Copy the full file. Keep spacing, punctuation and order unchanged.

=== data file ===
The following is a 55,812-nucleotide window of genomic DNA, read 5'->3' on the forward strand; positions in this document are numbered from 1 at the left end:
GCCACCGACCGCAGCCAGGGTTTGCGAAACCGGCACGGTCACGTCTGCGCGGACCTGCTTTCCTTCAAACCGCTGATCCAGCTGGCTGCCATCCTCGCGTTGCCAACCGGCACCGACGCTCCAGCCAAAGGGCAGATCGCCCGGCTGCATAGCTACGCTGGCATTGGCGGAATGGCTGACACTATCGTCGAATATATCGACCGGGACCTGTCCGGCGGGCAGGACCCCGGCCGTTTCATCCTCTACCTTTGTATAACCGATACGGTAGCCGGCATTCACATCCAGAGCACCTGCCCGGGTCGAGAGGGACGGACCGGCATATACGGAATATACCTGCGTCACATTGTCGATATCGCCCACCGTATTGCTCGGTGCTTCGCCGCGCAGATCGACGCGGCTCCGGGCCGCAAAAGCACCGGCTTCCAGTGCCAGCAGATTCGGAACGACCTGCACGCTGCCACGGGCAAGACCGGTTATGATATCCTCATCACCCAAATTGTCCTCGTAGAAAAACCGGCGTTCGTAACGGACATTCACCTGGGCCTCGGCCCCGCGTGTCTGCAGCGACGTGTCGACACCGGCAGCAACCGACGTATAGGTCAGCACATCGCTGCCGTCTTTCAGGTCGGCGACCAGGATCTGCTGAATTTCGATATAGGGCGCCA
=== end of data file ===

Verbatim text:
The following is a 55,812-nucleotide window of genomic DNA, read 5'->3' on the forward strand; positions in this document are numbered from 1 at the left end:
GCCACCGACCGCAGCCAGGGTTTGCGAAACCGGCACGGTCACGTCTGCGCGGACCTGCTTTCCTTCAAACCGCTGATCCAGCTGGCTGCCATCCTCGCGTTGCCAACCGGCACCGACGCTCCAGCCAAAGGGCAGATCGCCCGGCTGCATAGCTACGCTGGCATTGGCGGAATGGCTGACACTATCGTCGAATATATCGACCGGGACCTGTCCGGCGGGCAGGACCCCGGCCGTTTCATCCTCTACCTTTGTATAACCGATACGGTAGCCGGCATTCACATCCAGAGCACCTGCCCGGGTCGAGAGGGACGGACCGGCATATACGGAATATACCTGCGTCACATTGTCGATATCGCCCACCGTATTGCTCGGTGCTTCGCCGCGCAGATCGACGCGGCTCCGGGCCGCAAAAGCACCGGCTTCCAGTGCCAGCAGATTCGGAACGACCTGCACGCTGCCACGGGCAAGACCGGTTATGATATCCTCATCACCCAAATTGTCCTCGTAGAAAAACCGGCGTTCGTAACGGACATTCACCTGGGCCTCGGCCCCGCGTGTCTGCAGCGACGTGTCGACACCGGCAGCAACCGACGTATAGGTCAGCACATCGCTGCCGTCTTTCAGGTCGGCGACCAGGATCTGCTGAATTTCGATATAGGGCGCCA